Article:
Jay-Z and Eminen each had onstage scenic elements particular to their part of the show. For the Jay-Z portion, the Tribe design included band risers with façades covered in LED video screens to give Findley more canvas to work onto. For the Eminem set, Eminem’s wanted crushed, junked cars, like in a junkyard. “We worked with a company in California called Vision Scenery,” explains Rodgers. “Our goal was to do the cars but to have a few headlamps working, signal lamps that twinkled, license plates, and chrome bumpers to let it have that feel that it was real. I suggested to them to go to the junkyard, buy all of these pieces, use a cutting torch, and put them all together. It would be heavy, but it would look real. They thought that I was crazy and told me that they came up with a different method but with the same exact feel. They went to a hobby shop bought ¼”-scale model cars. They made a façade out of model cars and took a heat torch and melted them to look like junked cars. Then they took them to a company in North Hollywood and digitally scanned this ¼”-scale model. They put the scan into a CNC carving machine and carved out the whole thing at full size. The machine can only carve so much; it has a rough carving to it, and then they have to get artisan sculptors to go and do the refined carving. They created a mold and did a layer of Fiberglas and then painted the Fiberglas to look ultra real. I had them still go to the junkyard and get real chrome grills, real chrome bumpers, headlamp linings, and lights and apply it to their sculpture. It looks so real; it’s mind-blowing. They did a great, great job.”
To speed up the changeover between the two headliners, the Tribe team came up with the idea of using a large turntable, where each half would be preset with each act and, at the changeover, could be easily turned into place. To speed up the turntable installation, they chose to go with a simple cogwheel mechanism that allowed the bandstands to be laid on top of a standard deck. “My design was two bandstands that were back to back to each other on a cogwheel that allowed those bandstands to rotate—not a turntable that has to be built into the stage, which takes longer to load-in, but just a simple cogwheel. It’s pretty cool; Brian Sullivan of B+R Scenery built it. We have a stairwell with a trapdoor that allows Eminem to walk up from the ground to the stage level, which B+R also built. We have a center lift with reveal for when Jay-Z makes his appearance. Everything else is video wall and the eye.”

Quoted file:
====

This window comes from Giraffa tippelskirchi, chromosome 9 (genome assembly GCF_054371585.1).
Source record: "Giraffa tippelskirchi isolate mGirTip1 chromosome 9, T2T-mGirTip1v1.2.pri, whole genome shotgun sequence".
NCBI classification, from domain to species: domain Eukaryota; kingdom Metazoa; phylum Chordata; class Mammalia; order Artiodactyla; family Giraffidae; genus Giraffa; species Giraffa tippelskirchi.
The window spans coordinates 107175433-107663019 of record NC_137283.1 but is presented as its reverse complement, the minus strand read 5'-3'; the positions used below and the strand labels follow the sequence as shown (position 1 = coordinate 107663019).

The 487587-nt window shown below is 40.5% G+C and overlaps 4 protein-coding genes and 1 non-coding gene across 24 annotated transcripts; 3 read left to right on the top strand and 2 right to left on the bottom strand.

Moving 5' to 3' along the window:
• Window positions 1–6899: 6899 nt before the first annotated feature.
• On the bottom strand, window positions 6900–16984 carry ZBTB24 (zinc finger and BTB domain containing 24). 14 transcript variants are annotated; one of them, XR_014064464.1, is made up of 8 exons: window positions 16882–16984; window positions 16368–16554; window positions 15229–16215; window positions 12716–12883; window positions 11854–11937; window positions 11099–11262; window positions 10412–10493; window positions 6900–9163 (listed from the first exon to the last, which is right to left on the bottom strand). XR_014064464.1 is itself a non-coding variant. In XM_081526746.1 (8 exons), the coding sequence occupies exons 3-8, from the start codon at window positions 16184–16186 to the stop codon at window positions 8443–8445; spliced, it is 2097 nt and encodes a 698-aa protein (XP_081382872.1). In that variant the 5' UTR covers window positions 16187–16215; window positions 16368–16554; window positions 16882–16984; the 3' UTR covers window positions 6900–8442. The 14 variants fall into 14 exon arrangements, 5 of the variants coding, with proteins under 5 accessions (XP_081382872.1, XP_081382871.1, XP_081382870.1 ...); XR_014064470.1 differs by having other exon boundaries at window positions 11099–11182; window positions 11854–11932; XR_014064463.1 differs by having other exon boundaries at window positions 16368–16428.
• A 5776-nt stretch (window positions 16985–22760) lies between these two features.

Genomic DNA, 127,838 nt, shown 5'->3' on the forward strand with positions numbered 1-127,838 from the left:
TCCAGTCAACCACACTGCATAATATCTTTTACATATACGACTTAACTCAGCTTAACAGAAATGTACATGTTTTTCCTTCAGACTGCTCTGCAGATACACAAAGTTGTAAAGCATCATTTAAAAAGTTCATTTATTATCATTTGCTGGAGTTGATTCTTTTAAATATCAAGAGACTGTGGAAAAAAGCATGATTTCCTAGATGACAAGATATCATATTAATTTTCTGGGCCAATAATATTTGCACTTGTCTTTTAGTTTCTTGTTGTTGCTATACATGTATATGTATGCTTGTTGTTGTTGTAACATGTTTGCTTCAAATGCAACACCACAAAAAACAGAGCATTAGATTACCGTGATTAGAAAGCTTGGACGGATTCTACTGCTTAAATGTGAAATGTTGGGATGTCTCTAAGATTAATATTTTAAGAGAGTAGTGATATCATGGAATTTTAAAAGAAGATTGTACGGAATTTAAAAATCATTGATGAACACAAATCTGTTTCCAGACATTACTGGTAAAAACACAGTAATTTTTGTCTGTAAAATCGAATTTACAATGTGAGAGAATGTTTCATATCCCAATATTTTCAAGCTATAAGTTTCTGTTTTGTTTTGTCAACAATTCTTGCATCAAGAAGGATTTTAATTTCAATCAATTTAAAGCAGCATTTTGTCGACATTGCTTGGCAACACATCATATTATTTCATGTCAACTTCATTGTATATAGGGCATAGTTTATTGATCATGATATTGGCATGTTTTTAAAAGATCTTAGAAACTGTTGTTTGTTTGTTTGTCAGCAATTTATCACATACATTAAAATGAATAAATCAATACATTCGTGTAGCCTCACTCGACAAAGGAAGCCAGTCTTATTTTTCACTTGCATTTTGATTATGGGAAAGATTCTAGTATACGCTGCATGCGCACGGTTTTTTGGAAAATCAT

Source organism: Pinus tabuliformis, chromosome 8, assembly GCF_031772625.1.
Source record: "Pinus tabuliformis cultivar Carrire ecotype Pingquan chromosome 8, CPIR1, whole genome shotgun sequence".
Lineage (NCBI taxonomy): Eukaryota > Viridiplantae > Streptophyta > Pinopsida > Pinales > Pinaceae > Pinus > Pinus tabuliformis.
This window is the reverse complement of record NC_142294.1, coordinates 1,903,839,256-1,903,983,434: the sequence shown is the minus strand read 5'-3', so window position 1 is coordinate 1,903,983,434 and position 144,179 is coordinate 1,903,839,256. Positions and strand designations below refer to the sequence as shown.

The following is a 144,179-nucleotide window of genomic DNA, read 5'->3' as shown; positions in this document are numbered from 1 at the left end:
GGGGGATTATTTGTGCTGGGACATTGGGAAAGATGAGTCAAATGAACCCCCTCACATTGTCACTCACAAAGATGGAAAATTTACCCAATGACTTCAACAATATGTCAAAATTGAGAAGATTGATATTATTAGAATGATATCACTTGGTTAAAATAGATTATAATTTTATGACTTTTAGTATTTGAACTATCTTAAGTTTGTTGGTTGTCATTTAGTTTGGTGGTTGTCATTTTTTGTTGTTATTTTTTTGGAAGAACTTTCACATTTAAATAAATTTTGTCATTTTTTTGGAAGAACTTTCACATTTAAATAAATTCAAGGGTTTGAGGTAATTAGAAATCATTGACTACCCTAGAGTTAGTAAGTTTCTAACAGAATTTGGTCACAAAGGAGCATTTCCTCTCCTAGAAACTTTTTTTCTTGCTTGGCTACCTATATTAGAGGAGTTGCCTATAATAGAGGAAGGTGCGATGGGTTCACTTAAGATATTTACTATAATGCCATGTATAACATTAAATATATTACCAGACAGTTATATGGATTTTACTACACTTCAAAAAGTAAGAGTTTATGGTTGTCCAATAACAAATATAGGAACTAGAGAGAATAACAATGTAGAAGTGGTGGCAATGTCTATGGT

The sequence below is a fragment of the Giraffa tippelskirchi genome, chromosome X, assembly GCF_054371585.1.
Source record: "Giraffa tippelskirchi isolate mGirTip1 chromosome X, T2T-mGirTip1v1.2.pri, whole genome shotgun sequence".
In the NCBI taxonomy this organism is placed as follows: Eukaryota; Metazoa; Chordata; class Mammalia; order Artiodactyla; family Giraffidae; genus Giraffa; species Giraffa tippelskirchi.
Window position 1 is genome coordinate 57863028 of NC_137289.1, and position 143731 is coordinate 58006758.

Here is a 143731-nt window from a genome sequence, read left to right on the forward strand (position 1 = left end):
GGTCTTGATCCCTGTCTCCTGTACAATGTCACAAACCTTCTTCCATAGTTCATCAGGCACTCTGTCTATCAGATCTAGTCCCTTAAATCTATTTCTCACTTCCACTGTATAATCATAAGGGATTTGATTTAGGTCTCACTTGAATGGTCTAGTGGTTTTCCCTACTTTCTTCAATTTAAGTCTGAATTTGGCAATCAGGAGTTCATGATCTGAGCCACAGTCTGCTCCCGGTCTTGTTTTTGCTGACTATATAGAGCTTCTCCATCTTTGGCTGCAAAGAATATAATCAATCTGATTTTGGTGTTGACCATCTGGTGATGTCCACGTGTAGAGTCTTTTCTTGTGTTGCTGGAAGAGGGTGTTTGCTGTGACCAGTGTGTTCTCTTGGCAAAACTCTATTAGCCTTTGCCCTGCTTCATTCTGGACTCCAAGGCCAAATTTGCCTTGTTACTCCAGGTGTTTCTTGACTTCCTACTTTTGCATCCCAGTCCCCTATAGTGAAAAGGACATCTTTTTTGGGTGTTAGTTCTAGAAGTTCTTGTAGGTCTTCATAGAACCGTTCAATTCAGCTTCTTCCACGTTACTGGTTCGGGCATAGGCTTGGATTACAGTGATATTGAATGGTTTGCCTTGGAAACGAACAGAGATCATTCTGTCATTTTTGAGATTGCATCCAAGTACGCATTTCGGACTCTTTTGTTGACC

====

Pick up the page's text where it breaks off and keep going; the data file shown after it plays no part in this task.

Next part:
For Rodgers, it’s all about the whole visual impact. “I love being that guy that designs the look and feel,” he states. “I am no lighting designer; I am no video/visual imagery guy. I just like being the guy that comes up with the big picture. It still takes my great art directors to do it all. There are so many other professional artists that are playing in our arena now that you have got to let them do their passion. If you harness that passion, then you’re going to win.”
As you will see when you look at the Tribe renderings and photos of the concert events in Detroit and New York City, Rodgers and his team from Tribe along with a lot of designers, technicians, and crew have created an iconic and memorable musical event.